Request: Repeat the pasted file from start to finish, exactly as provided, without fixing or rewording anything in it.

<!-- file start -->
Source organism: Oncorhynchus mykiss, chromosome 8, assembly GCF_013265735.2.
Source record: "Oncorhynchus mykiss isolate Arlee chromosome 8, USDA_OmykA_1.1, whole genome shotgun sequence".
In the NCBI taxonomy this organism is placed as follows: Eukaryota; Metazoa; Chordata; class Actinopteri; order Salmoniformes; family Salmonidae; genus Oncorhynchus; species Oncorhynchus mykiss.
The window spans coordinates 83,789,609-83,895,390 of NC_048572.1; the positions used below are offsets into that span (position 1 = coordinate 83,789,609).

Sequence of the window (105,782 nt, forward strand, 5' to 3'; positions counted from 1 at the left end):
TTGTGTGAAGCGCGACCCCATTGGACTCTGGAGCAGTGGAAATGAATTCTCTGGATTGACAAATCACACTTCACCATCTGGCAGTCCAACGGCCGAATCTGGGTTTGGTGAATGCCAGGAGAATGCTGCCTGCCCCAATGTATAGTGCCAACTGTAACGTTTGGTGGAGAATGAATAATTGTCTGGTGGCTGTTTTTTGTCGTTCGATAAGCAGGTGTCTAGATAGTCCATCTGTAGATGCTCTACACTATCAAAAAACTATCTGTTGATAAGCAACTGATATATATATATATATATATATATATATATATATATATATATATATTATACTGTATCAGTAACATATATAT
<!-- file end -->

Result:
Source organism: Oncorhynchus mykiss, chromosome 8, assembly GCF_013265735.2.
Source record: "Oncorhynchus mykiss isolate Arlee chromosome 8, USDA_OmykA_1.1, whole genome shotgun sequence".
In the NCBI taxonomy this organism is placed as follows: Eukaryota; Metazoa; Chordata; class Actinopteri; order Salmoniformes; family Salmonidae; genus Oncorhynchus; species Oncorhynchus mykiss.
The window spans coordinates 83,789,609-83,895,390 of NC_048572.1; the positions used below are offsets into that span (position 1 = coordinate 83,789,609).

Sequence of the window (105,782 nt, forward strand, 5' to 3'; positions counted from 1 at the left end):
TTGTGTGAAGCGCGACCCCATTGGACTCTGGAGCAGTGGAAATGAATTCTCTGGATTGACAAATCACACTTCACCATCTGGCAGTCCAACGGCCGAATCTGGGTTTGGTGAATGCCAGGAGAATGCTGCCTGCCCCAATGTATAGTGCCAACTGTAACGTTTGGTGGAGAATGAATAATTGTCTGGTGGCTGTTTTTTGTCGTTCGATAAGCAGGTGTCTAGATAGTCCATCTGTAGATGCTCTACACTATCAAAAAACTATCTGTTGATAAGCAACTGATATATATATATATATATATATATATATATATATATATATATATATTATACTGTATCAGTAACATATATAT